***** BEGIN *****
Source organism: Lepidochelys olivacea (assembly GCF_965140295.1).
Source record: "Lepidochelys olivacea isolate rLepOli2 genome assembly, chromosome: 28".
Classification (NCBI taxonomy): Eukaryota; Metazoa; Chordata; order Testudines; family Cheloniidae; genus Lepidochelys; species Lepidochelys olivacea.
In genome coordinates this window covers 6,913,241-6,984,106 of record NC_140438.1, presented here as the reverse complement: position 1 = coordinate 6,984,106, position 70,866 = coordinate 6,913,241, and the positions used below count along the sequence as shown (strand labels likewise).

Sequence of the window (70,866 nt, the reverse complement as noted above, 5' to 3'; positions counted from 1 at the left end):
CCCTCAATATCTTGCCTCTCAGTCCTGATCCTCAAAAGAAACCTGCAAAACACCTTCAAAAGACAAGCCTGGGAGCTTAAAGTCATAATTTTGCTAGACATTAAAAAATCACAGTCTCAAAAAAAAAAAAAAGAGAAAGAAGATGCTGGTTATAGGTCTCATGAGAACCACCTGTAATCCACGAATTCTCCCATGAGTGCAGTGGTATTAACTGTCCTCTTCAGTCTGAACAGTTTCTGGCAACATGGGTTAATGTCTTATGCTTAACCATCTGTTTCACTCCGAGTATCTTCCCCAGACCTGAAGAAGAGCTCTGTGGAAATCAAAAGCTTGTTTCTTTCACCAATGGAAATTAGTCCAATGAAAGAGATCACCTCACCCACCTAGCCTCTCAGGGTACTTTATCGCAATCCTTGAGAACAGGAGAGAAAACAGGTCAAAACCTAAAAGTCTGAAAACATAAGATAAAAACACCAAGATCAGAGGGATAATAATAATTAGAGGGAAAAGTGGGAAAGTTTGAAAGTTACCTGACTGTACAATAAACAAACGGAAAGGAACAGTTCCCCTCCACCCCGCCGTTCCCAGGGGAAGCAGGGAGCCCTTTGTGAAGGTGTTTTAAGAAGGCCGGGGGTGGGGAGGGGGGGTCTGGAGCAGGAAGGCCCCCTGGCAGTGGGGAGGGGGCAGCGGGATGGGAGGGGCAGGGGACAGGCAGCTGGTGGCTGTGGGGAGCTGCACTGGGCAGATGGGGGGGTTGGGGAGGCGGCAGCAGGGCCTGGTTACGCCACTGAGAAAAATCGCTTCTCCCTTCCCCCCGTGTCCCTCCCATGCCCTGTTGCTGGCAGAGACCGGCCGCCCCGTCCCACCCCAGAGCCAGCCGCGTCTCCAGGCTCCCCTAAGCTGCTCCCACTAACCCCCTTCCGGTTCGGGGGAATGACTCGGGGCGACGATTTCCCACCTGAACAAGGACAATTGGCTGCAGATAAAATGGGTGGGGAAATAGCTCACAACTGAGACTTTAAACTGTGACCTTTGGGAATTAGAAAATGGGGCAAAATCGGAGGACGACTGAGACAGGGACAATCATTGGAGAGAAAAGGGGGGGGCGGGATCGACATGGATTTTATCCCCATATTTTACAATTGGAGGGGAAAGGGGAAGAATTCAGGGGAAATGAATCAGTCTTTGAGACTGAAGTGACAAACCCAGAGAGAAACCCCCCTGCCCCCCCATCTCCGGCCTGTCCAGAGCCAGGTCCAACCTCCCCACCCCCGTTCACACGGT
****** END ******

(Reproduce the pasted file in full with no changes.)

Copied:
Source organism: Lepidochelys olivacea (assembly GCF_965140295.1).
Source record: "Lepidochelys olivacea isolate rLepOli2 genome assembly, chromosome: 28".
Classification (NCBI taxonomy): Eukaryota; Metazoa; Chordata; order Testudines; family Cheloniidae; genus Lepidochelys; species Lepidochelys olivacea.
In genome coordinates this window covers 6,913,241-6,984,106 of record NC_140438.1, presented here as the reverse complement: position 1 = coordinate 6,984,106, position 70,866 = coordinate 6,913,241, and the positions used below count along the sequence as shown (strand labels likewise).

Sequence of the window (70,866 nt, the reverse complement as noted above, 5' to 3'; positions counted from 1 at the left end):
CCCTCAATATCTTGCCTCTCAGTCCTGATCCTCAAAAGAAACCTGCAAAACACCTTCAAAAGACAAGCCTGGGAGCTTAAAGTCATAATTTTGCTAGACATTAAAAAATCACAGTCTCAAAAAAAAAAAAAAGAGAAAGAAGATGCTGGTTATAGGTCTCATGAGAACCACCTGTAATCCACGAATTCTCCCATGAGTGCAGTGGTATTAACTGTCCTCTTCAGTCTGAACAGTTTCTGGCAACATGGGTTAATGTCTTATGCTTAACCATCTGTTTCACTCCGAGTATCTTCCCCAGACCTGAAGAAGAGCTCTGTGGAAATCAAAAGCTTGTTTCTTTCACCAATGGAAATTAGTCCAATGAAAGAGATCACCTCACCCACCTAGCCTCTCAGGGTACTTTATCGCAATCCTTGAGAACAGGAGAGAAAACAGGTCAAAACCTAAAAGTCTGAAAACATAAGATAAAAACACCAAGATCAGAGGGATAATAATAATTAGAGGGAAAAGTGGGAAAGTTTGAAAGTTACCTGACTGTACAATAAACAAACGGAAAGGAACAGTTCCCCTCCACCCCGCCGTTCCCAGGGGAAGCAGGGAGCCCTTTGTGAAGGTGTTTTAAGAAGGCCGGGGGTGGGGAGGGGGGGTCTGGAGCAGGAAGGCCCCCTGGCAGTGGGGAGGGGGCAGCGGGATGGGAGGGGCAGGGGACAGGCAGCTGGTGGCTGTGGGGAGCTGCACTGGGCAGATGGGGGGGTTGGGGAGGCGGCAGCAGGGCCTGGTTACGCCACTGAGAAAAATCGCTTCTCCCTTCCCCCCGTGTCCCTCCCATGCCCTGTTGCTGGCAGAGACCGGCCGCCCCGTCCCACCCCAGAGCCAGCCGCGTCTCCAGGCTCCCCTAAGCTGCTCCCACTAACCCCCTTCCGGTTCGGGGGAATGACTCGGGGCGACGATTTCCCACCTGAACAAGGACAATTGGCTGCAGATAAAATGGGTGGGGAAATAGCTCACAACTGAGACTTTAAACTGTGACCTTTGGGAATTAGAAAATGGGGCAAAATCGGAGGACGACTGAGACAGGGACAATCATTGGAGAGAAAAGGGGGGGGCGGGATCGACATGGATTTTATCCCCATATTTTACAATTGGAGGGGAAAGGGGAAGAATTCAGGGGAAATGAATCAGTCTTTGAGACTGAAGTGACAAACCCAGAGAGAAACCCCCCTGCCCCCCCATCTCCGGCCTGTCCAGAGCCAGGTCCAACCTCCCCACCCCCGTTCACACGGT